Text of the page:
Developer Advocacy
How to lose a dev in three ways
Jamie Wittenberg talks about great ways you can incorporate to make your documentation better and more accessible to new developers.

  • It is the right thing to do for developers but also for the business
  • The documentation is someone's first experience with your product
  • Your documentation is the best marketing material you might have!

  • New devs aren't familiar with code conventions
  • Developer environments are hard
  • New devs lack context

  • Test your docs on different operating systems and have someone with low development experience try it
  • Create a legend & glossary for your documentation
  • Add context to your tutorials

  • Users should be able to simulate the development environment
  • Users should not be entering their personal information, email addresses or use any credit cards for accessing the documentation
  • Users should be able to save their work and return to it.
  • Assume that users might not have written a single line of code before
  • Users should be able to access everything with even tablets or cell phones

  • Problem:
    • $ sudo apt update - Newbies might not understand what a simple $ here might represent
      • Similarly,
        • Using >>> for interactive shell
        • Using [ ] around values where you want people to substitute their API credentials
      • You cannot avoid conventions generally because they increase inclusivity generally
  • Solution
    • Include a legend in your documentation that defines any conventions used.
  • Problem:
    • New developers aren't familiar with developer workflows, such as when to use the command line vs a text editor.
      • Eg: Newbies might get confused what part of documentation represents shellcode and what represents javascript code.
  • Solution
    • Use visual differentiation to indicate different parts of the developer workflow
      • Use syntax formatting, number lines, etc,
      • Different parts to indicate output vs input files, code vs shell etc.
  • Problem:
    • Even with the best explanations, some of the things might get lost.
  • Solution
    • Use screencast or gifs to make developers aware of the process.

  • Don't assume the operating system one might be using for accessing your code.
    • Eg.: A lot of documentation assume people using UNIX/ Linux systems and Windows users might get discluded.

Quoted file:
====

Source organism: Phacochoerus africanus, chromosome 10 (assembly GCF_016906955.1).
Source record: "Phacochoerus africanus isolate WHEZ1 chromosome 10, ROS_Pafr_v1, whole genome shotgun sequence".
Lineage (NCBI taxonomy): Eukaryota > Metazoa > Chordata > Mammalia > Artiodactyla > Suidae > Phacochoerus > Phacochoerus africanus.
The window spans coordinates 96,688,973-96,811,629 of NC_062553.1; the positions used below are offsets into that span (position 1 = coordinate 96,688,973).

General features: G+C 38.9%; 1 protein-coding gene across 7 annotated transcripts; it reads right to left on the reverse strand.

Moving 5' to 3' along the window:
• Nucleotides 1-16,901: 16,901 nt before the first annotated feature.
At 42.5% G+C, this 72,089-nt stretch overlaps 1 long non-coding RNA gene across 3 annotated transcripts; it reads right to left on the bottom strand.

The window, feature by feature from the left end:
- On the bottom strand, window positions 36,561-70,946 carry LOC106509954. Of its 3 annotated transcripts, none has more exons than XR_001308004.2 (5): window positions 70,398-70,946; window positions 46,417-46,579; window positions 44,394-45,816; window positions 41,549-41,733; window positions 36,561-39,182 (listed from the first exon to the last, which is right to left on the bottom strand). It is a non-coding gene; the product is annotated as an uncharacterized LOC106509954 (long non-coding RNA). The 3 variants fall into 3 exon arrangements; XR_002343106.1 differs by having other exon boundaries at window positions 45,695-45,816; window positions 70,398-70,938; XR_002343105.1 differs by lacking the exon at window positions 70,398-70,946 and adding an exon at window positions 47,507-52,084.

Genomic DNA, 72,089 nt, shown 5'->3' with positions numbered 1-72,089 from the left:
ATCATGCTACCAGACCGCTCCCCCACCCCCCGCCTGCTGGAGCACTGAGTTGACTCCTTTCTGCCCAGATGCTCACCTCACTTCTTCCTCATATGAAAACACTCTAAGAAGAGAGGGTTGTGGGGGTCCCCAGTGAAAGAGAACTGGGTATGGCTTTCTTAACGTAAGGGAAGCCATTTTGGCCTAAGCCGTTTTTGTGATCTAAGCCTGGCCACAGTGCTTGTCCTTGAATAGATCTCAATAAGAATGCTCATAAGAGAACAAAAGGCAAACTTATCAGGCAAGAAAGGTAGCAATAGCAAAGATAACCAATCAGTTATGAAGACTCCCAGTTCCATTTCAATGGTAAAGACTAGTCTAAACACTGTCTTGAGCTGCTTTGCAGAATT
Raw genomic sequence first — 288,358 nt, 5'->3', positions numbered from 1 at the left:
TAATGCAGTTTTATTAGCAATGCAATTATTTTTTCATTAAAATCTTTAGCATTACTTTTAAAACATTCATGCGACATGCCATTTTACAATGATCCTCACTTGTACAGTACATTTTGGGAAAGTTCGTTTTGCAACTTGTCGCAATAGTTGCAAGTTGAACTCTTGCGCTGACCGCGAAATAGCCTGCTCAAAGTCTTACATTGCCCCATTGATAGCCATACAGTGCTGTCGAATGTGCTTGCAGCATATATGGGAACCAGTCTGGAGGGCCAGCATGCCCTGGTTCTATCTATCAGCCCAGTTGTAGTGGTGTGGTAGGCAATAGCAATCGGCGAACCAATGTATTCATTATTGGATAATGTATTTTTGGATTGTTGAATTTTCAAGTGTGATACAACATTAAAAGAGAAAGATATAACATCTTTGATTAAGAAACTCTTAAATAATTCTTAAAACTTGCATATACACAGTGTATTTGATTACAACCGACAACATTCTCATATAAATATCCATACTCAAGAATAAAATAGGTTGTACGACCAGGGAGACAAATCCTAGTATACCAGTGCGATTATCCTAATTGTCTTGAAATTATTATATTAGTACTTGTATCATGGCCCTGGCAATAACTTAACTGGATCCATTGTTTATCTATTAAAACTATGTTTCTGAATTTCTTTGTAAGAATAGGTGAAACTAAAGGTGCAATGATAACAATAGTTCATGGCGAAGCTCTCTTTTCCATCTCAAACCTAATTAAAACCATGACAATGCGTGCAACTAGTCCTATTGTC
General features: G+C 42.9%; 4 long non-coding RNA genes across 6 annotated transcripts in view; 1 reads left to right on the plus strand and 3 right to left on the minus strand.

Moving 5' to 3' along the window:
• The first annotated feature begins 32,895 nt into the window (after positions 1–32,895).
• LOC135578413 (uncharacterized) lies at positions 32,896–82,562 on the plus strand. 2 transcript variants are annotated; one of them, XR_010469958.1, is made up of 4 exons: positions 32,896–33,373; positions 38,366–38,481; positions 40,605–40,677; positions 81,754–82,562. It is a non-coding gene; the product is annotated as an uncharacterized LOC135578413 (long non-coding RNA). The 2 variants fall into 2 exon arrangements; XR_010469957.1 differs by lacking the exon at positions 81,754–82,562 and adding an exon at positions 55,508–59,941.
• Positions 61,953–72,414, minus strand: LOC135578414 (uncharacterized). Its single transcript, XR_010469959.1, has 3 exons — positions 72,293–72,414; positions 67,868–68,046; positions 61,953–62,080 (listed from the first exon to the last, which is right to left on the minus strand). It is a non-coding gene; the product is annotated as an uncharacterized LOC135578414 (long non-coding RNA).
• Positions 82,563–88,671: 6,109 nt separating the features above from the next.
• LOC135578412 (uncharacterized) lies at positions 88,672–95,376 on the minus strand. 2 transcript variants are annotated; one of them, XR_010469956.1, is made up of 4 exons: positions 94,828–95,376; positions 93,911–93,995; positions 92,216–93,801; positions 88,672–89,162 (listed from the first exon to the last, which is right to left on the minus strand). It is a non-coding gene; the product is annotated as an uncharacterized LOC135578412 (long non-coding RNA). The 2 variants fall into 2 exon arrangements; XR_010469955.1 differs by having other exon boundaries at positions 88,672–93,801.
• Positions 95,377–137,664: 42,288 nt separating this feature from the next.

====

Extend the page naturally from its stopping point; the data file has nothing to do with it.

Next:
• Solution 1
    • Link to someone else's explanation of how to use different operating systems.
    • Write your own detailed solution for these specific cases: More involved and yields greater benefits by keeping developer on your platform
  • Solution 2
    • Explain command and environmental differences, using a different platform, shells and respective commands for that
  • Solution 3
    • Set up examples on Codepen, Glitch or, where they can run and test your documented example code.
  • Solution 4
    • If a browser-based development environment does not work for your product, use a VPS/ VM solution for that.

  • New Developers don't know what your product does
    • Solution: Add a few sentences at the beginning of the quickstart and tutorials. Include key activities.
  • Your docs are expansive and hard for a new dev to navigate
    • Solution: Provide use cases for your product and use them to guide developers through your documentation
  • Your docs are hard to find or your product requires signing up to test
    • Solution: Create a sandbox

  • Have a friend with less development experience try one of your tutorials and document every confusing point
  • Test your docs on different operating systems
  • Create a legend for your documentation
  • Add a glossary to your documentation
  • Add context to your tutorials
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On this page
Create Inclusive documentation
3 ways to lose a dev due to documentation
How to fix this?
Edge cases for great product documentation:
Three ways you might lose new developers due to your documentation
What you can do to fix this tomorrow?